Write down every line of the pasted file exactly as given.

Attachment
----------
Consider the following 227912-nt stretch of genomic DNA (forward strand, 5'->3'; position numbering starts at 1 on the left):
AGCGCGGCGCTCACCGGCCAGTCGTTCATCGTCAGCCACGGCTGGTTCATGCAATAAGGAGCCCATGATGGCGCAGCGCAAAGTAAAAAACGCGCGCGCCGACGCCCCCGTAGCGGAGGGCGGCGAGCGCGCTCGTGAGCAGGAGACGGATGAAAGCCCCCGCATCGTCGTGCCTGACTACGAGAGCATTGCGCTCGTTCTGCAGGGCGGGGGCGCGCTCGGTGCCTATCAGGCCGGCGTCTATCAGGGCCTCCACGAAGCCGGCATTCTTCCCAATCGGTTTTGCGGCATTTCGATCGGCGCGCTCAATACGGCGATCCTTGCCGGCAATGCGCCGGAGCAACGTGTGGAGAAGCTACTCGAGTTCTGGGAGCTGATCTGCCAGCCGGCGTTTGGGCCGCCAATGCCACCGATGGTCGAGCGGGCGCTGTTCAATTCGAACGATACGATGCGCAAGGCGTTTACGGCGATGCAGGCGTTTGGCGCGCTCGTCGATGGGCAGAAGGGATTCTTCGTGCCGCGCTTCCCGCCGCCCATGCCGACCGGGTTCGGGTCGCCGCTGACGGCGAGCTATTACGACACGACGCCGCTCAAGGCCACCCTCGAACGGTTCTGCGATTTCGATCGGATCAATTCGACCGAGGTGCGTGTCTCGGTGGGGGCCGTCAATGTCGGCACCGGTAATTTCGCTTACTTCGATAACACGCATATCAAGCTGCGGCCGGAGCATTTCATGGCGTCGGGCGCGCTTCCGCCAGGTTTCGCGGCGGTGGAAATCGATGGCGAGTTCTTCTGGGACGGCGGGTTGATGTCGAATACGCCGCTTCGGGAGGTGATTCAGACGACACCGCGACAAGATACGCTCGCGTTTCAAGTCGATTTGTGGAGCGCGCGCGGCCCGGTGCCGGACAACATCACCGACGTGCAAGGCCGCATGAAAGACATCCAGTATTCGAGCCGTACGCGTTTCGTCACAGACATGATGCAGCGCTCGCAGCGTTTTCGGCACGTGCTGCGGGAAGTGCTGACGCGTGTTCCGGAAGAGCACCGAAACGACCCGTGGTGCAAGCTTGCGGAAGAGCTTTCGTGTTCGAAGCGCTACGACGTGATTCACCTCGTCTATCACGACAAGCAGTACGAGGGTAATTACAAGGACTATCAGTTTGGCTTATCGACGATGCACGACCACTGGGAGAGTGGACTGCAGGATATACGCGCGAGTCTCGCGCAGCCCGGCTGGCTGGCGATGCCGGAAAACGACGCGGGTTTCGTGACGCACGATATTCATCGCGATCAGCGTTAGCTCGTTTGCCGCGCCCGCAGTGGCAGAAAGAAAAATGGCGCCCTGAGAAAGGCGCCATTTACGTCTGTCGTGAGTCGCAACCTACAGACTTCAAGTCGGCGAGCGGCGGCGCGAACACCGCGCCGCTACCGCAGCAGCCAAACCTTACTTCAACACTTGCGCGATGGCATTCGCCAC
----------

Consider the following 227912-nt stretch of genomic DNA (forward strand, 5'->3'; position numbering starts at 1 on the left):
AGCGCGGCGCTCACCGGCCAGTCGTTCATCGTCAGCCACGGCTGGTTCATGCAATAAGGAGCCCATGATGGCGCAGCGCAAAGTAAAAAACGCGCGCGCCGACGCCCCCGTAGCGGAGGGCGGCGAGCGCGCTCGTGAGCAGGAGACGGATGAAAGCCCCCGCATCGTCGTGCCTGACTACGAGAGCATTGCGCTCGTTCTGCAGGGCGGGGGCGCGCTCGGTGCCTATCAGGCCGGCGTCTATCAGGGCCTCCACGAAGCCGGCATTCTTCCCAATCGGTTTTGCGGCATTTCGATCGGCGCGCTCAATACGGCGATCCTTGCCGGCAATGCGCCGGAGCAACGTGTGGAGAAGCTACTCGAGTTCTGGGAGCTGATCTGCCAGCCGGCGTTTGGGCCGCCAATGCCACCGATGGTCGAGCGGGCGCTGTTCAATTCGAACGATACGATGCGCAAGGCGTTTACGGCGATGCAGGCGTTTGGCGCGCTCGTCGATGGGCAGAAGGGATTCTTCGTGCCGCGCTTCCCGCCGCCCATGCCGACCGGGTTCGGGTCGCCGCTGACGGCGAGCTATTACGACACGACGCCGCTCAAGGCCACCCTCGAACGGTTCTGCGATTTCGATCGGATCAATTCGACCGAGGTGCGTGTCTCGGTGGGGGCCGTCAATGTCGGCACCGGTAATTTCGCTTACTTCGATAACACGCATATCAAGCTGCGGCCGGAGCATTTCATGGCGTCGGGCGCGCTTCCGCCAGGTTTCGCGGCGGTGGAAATCGATGGCGAGTTCTTCTGGGACGGCGGGTTGATGTCGAATACGCCGCTTCGGGAGGTGATTCAGACGACACCGCGACAAGATACGCTCGCGTTTCAAGTCGATTTGTGGAGCGCGCGCGGCCCGGTGCCGGACAACATCACCGACGTGCAAGGCCGCATGAAAGACATCCAGTATTCGAGCCGTACGCGTTTCGTCACAGACATGATGCAGCGCTCGCAGCGTTTTCGGCACGTGCTGCGGGAAGTGCTGACGCGTGTTCCGGAAGAGCACCGAAACGACCCGTGGTGCAAGCTTGCGGAAGAGCTTTCGTGTTCGAAGCGCTACGACGTGATTCACCTCGTCTATCACGACAAGCAGTACGAGGGTAATTACAAGGACTATCAGTTTGGCTTATCGACGATGCACGACCACTGGGAGAGTGGACTGCAGGATATACGCGCGAGTCTCGCGCAGCCCGGCTGGCTGGCGATGCCGGAAAACGACGCGGGTTTCGTGACGCACGATATTCATCGCGATCAGCGTTAGCTCGTTTGCCGCGCCCGCAGTGGCAGAAAGAAAAATGGCGCCCTGAGAAAGGCGCCATTTACGTCTGTCGTGAGTCGCAACCTACAGACTTCAAGTCGGCGAGCGGCGGCGCGAACACCGCGCCGCTACCGCAGCAGCCAAACCTTACTTCAACACTTGCGCGATGGCATTCGCCAC